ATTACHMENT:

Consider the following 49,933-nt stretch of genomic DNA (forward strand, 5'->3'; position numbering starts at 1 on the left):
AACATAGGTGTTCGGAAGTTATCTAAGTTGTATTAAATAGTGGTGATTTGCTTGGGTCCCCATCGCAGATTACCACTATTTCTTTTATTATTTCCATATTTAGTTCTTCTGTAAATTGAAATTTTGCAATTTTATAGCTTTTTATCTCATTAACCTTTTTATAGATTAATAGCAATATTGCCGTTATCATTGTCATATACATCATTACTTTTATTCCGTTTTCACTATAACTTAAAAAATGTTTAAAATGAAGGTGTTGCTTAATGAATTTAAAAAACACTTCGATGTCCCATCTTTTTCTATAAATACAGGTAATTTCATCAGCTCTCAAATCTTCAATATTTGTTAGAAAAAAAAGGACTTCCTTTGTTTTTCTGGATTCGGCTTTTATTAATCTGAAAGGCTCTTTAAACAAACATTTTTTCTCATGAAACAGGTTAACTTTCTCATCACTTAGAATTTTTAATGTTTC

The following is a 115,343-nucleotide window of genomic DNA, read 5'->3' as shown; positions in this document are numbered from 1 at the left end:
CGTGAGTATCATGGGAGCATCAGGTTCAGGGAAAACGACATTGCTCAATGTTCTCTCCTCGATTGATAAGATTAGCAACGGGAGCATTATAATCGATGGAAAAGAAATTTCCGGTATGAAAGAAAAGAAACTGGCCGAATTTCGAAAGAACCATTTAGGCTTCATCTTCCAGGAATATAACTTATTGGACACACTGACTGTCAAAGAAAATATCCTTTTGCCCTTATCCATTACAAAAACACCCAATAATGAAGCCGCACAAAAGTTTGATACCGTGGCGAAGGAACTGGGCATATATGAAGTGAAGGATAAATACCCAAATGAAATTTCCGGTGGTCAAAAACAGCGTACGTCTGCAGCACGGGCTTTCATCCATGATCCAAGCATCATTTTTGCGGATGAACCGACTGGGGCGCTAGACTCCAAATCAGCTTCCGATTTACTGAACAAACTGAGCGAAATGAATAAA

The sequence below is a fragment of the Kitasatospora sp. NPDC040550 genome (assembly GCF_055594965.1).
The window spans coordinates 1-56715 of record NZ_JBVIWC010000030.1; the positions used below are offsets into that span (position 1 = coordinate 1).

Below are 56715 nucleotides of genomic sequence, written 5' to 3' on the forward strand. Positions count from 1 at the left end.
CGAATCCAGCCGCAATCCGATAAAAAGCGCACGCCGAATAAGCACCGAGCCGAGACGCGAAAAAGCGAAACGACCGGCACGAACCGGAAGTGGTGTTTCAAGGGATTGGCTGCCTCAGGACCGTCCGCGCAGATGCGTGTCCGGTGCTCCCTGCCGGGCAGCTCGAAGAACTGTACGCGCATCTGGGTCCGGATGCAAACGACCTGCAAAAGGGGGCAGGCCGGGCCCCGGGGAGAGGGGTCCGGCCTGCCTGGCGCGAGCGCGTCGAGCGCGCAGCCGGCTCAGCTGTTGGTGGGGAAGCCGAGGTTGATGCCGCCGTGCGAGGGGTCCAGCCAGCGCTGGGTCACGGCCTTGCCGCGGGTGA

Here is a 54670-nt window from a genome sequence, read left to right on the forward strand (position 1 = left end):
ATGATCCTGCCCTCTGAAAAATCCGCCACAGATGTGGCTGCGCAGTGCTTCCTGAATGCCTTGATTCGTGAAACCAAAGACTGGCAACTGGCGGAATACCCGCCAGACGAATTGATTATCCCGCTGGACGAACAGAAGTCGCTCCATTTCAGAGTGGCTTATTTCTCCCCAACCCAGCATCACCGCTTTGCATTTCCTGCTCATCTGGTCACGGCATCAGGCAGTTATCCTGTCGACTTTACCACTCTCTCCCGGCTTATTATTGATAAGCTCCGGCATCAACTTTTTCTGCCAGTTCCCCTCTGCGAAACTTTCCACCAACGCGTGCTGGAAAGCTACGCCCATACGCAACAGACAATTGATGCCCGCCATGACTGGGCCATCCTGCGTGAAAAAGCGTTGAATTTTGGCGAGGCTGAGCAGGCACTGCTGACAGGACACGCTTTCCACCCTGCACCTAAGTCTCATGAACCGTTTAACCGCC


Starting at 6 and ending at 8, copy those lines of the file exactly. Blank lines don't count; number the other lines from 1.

The window spans coordinates 1-56715 of record NZ_JBVIWC010000030.1; the positions used below are offsets into that span (position 1 = coordinate 1).

Below are 56715 nucleotides of genomic sequence, written 5' to 3' on the forward strand. Positions count from 1 at the left end.
CGAATCCAGCCGCAATCCGATAAAAAGCGCACGCCGAATAAGCACCGAGCCGAGACGCGAAAAAGCGAAACGACCGGCACGAACCGGAAGTGGTGTTTCAAGGGATTGGCTGCCTCAGGACCGTCCGCGCAGATGCGTGTCCGGTGCTCCCTGCCGGGCAGCTCGAAGAACTGTACGCGCATCTGGGTCCGGATGCAAACGACCTGCAAAAGGGGGCAGGCCGGGCCCCGGGGAGAGGGGTCCGGCCTGCCTGGCGCGAGCGCGTCGAGCGCGCAGCCGGCTCAGCTGTTGGTGGGGAAGCCGAGGTTGATGCCGCCGTGCGAGGGGTCCAGCCAGCGCTGGGTCACGGCCTTGCCGCGGGTGA